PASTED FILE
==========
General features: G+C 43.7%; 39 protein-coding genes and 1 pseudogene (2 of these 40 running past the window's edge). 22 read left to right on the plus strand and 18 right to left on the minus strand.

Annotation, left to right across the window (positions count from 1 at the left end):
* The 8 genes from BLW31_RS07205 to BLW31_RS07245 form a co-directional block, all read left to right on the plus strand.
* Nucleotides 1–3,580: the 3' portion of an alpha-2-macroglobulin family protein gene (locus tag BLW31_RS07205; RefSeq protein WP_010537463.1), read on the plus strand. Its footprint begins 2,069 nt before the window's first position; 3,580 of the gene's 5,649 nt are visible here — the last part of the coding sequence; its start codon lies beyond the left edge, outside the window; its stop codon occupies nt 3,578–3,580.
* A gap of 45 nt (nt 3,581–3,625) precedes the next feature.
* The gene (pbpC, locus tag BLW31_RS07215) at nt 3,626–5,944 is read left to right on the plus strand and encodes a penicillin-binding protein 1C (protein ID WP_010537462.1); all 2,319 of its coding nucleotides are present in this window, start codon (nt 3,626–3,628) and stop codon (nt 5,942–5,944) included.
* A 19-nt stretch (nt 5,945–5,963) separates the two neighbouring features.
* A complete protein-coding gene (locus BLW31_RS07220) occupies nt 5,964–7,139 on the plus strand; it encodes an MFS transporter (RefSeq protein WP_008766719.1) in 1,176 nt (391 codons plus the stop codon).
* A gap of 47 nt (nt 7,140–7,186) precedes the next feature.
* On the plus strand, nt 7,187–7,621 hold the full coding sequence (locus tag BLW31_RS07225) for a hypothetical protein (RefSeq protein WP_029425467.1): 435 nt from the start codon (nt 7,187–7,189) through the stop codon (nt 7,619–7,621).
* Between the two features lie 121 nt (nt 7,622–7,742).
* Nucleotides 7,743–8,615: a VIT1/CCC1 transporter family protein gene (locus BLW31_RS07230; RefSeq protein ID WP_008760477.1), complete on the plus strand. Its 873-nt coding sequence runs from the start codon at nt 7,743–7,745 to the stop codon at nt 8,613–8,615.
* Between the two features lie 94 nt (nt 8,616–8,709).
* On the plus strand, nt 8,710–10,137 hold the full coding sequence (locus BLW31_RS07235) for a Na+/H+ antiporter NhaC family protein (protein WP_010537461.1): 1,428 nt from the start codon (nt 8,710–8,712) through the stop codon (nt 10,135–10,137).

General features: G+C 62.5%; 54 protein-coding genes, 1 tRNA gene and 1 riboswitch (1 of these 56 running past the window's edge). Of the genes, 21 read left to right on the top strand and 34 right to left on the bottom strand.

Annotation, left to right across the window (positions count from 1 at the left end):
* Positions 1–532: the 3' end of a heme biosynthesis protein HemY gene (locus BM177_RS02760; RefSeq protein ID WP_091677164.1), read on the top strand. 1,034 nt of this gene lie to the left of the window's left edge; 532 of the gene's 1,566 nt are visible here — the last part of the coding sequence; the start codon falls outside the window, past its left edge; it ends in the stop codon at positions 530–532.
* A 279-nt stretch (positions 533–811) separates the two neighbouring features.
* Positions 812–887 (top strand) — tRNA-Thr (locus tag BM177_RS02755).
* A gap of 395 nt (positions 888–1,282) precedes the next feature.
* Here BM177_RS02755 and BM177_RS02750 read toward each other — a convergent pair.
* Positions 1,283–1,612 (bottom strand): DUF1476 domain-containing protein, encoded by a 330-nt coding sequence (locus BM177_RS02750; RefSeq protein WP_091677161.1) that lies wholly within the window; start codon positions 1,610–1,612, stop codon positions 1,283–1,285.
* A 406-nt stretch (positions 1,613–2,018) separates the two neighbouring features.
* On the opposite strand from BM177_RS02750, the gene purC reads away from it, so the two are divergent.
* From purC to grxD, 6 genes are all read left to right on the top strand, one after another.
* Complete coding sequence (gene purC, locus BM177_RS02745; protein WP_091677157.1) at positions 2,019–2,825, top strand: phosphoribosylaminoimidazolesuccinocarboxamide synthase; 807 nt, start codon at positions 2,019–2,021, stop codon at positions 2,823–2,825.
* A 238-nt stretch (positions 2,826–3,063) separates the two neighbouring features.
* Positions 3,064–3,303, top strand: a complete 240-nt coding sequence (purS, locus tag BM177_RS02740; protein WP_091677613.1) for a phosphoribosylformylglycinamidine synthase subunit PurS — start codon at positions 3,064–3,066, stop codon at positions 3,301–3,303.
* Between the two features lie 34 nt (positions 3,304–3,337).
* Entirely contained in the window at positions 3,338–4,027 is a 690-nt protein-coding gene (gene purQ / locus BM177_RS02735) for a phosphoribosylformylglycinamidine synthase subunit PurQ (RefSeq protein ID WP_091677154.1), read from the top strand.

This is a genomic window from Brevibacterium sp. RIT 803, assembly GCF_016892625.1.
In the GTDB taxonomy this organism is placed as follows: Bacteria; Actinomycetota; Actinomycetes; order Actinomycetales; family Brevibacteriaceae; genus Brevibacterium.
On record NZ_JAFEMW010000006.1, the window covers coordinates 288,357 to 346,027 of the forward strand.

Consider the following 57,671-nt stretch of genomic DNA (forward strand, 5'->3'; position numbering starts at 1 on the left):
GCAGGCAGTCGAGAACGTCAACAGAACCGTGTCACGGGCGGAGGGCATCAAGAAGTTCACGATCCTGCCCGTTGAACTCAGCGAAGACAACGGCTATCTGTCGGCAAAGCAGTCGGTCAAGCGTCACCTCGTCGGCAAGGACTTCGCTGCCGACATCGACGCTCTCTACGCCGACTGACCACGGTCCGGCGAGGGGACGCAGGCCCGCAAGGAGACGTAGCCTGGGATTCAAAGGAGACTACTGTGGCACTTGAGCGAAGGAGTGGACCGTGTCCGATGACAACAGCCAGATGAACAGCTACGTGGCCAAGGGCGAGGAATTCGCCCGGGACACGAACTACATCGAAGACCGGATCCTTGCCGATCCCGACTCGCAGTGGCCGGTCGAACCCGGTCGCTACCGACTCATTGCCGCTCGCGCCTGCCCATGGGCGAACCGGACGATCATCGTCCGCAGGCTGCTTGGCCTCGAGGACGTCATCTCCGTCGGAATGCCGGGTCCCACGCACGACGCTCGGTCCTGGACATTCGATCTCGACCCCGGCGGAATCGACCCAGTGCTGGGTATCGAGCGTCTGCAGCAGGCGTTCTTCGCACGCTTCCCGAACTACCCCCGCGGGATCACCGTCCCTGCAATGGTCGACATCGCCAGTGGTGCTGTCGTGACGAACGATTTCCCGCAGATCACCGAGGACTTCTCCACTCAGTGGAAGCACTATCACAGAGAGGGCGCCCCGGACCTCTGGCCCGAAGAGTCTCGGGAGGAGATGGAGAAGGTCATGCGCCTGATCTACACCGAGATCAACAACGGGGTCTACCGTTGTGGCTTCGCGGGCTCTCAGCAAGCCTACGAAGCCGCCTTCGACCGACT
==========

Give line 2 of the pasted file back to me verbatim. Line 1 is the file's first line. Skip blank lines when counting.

Annotation, left to right across the window (positions count from 1 at the left end):